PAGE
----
Winter offers a fridge to keep cheesecake and other treats cool
As we hurtle onwards into the frigid depths of another New Zealand winter, the mere thought of tramping provokes a markedly different gamut of feelings than it does in summer.
There’s a heightened sense of danger, a nagging feeling that you could be doing something catastrophically irresponsible by venturing into the hills in this weather. We all know the score: short days, dark by 6pm. Snow underfoot, snow over-foot, a solid chunk of powder on top of your boot as your foot rises after sinking into a fresh dump. Wind, sharp as a knife.
Salvation is the hut, getting the blood back into fingers, a fire if you’re lucky, and then the best bit: food on the table.
The thing about tramping is that it distills life’s three essentials – food, clothing and shelter. It forces you to appreciate – no, relish – them. And none more so than in winter, when supply is never guaranteed.
Taking kids tramping in winter is a wonderful thing. It’s more exciting, daring, and it promises adventures not available in summer. Places you’ve only ever visited under the warm January sun can seem as foreign as another planet. Tracks and trees are buried, gentle ambles become serious undertakings. Wherever you go, you get more bang for your buck. Once the three basic necessities are satisfied you can relax and get full enjoyment from wherever you end up. So, how do we tick off the basics with minimum fuss and expense?
As far as shelter goes, there’s about 1000 huts to choose from, so that’s relatively easy. But not all huts are created equal. We all have our preferences, but my favourite winter huts are usually small, with a fireplace, and in the bush. Huts on the tops can be bleak in winter. This was illustrated acutely during one winter tramp in the Ruahines where we spent a warm night in Daphne Hut, beside the rushing Tukituki River, our card-playing faces lit by the glowing fire. The next night we climbed to Longview Hut – a great adventure – but the hut was freezing, with an air vent near the roof that let in not only a relentless draft, but actual snow, which pooled on the floor and eventually melted into very cold water. We spent a grim, cheerless night there, surrounded by no view except white.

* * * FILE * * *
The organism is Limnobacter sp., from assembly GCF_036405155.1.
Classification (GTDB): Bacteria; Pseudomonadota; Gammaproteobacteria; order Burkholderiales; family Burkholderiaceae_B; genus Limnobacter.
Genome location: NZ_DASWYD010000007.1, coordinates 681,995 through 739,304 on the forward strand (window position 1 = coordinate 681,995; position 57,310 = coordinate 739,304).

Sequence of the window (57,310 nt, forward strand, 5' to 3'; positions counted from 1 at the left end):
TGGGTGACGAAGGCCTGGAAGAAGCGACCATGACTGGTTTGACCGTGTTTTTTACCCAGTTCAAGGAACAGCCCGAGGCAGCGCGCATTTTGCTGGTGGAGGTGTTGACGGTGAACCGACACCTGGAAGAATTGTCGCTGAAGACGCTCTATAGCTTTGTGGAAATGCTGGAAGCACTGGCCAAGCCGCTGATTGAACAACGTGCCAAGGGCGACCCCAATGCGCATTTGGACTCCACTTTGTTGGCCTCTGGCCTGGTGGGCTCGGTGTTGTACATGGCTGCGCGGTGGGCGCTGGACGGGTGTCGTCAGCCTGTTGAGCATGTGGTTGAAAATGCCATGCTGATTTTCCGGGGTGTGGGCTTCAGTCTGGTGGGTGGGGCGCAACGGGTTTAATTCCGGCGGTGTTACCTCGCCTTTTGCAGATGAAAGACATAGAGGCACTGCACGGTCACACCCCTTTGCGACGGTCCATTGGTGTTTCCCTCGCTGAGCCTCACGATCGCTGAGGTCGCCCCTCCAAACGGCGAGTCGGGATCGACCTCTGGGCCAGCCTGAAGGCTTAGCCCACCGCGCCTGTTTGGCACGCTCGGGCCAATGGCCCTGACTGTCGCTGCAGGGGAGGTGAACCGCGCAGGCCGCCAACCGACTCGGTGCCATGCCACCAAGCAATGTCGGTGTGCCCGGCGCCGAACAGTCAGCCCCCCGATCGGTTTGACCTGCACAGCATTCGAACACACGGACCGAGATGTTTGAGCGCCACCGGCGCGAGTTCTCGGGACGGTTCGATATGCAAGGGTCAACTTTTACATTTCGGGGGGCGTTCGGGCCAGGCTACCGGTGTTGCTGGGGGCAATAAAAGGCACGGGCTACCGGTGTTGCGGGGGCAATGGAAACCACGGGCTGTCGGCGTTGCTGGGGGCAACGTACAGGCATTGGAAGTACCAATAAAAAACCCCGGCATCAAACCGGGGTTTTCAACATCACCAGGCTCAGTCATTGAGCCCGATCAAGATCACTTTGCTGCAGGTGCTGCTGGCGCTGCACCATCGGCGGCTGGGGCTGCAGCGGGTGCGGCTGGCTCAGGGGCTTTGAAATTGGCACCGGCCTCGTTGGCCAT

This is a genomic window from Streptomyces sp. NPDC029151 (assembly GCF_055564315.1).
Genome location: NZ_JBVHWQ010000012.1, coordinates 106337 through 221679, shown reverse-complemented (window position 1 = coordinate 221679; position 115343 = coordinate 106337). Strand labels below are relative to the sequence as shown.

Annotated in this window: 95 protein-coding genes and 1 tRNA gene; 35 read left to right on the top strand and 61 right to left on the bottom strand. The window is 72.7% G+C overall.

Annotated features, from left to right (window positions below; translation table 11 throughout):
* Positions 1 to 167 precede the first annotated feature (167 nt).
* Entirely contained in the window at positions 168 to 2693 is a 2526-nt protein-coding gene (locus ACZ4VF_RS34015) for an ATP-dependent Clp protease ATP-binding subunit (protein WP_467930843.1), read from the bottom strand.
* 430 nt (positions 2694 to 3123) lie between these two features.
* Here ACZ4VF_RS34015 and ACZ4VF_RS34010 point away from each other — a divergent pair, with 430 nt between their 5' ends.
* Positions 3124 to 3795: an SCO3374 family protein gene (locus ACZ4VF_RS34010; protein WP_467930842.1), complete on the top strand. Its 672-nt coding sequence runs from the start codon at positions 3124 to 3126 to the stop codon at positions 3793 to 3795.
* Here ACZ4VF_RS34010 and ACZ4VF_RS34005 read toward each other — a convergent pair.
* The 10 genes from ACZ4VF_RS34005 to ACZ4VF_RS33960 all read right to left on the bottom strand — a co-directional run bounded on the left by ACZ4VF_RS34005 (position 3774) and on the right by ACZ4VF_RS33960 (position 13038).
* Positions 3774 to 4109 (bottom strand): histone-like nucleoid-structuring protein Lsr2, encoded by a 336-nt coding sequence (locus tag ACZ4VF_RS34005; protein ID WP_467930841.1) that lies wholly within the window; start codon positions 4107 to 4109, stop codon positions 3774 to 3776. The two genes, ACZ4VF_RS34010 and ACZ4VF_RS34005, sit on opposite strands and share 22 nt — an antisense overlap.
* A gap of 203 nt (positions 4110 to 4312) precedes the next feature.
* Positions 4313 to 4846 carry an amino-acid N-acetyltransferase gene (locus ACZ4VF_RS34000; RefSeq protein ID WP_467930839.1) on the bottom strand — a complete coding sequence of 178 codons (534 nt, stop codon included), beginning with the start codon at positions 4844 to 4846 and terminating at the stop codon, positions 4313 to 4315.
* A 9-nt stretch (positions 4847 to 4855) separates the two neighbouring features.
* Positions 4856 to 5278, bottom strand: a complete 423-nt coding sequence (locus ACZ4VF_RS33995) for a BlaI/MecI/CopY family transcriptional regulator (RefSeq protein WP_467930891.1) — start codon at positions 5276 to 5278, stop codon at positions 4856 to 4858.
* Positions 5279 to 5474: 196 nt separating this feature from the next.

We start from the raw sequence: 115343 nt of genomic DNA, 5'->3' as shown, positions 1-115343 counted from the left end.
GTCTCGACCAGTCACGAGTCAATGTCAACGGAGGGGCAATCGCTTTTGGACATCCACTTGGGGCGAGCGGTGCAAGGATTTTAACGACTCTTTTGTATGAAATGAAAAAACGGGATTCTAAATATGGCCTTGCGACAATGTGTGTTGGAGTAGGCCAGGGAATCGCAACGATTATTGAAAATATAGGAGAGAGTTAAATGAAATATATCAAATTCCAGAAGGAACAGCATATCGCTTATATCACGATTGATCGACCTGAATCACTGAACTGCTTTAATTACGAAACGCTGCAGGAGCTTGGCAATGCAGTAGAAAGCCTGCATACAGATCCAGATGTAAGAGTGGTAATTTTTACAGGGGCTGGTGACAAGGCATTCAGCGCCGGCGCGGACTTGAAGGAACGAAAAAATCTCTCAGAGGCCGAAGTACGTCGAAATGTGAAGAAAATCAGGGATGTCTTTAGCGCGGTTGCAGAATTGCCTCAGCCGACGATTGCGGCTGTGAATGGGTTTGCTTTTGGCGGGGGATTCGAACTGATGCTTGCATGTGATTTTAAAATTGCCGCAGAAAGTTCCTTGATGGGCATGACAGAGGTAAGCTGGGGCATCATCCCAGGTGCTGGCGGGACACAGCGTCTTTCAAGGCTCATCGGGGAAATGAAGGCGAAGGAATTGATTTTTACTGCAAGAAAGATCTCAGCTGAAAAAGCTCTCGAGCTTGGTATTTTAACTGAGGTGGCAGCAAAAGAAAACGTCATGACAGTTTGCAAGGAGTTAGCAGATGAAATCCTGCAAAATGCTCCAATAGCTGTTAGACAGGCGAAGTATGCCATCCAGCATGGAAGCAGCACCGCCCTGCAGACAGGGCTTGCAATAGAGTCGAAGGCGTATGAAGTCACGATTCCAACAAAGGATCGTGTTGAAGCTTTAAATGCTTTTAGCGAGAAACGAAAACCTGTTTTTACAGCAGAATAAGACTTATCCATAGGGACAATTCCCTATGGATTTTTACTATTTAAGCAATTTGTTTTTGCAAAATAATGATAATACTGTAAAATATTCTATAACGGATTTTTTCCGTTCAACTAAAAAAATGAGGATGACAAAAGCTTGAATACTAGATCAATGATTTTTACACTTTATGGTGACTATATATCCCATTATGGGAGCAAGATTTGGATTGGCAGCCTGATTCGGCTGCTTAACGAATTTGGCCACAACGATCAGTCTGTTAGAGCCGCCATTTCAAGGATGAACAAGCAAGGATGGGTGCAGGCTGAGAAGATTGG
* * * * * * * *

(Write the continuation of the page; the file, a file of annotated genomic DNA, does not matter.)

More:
If tops are your goal and you’re tramping with kids, then seek a hut with heating. It could be a good time to take advantage of huts usually too full in summer to bother with, such as Sunrise Hut, also in the Ruahines. We took kids there in winter once and spent a memorable afternoon sliding down nearby snow slopes on makeshift toboggans, and giving the kids a taste of faux-mountaineering by practising self-arresting with an ice axe (points awarded for drama and guile in the fall).
Decking the kids out with good clothing is easier than you think. Just layer them up. I find that adults worry more about what the kids are wearing than kids do. Having something dry to change into at the hut after they come in soaking from snow-sliding is essential, but it doesn’t matter what it’s made of – you’ll have the hut warm and cosy by then.
With two of the three essentials covered, the only thing left is food. You’ll want to think hot. Hot soup, hot drinks, hot porridge. Good stuff, but with a little lateral thinking you can also take advantage of the one thing winter offers that you’ll never usually find in the bush: a fridge. Think cheesecake. Those packets of cheesecake mix from the supermarket are perfect for a snowy tramp. The kids can do the mixing. Then simply cover the cake and leave it outside in the snow for an hour or two. Such unexpected decadence. Such is winter.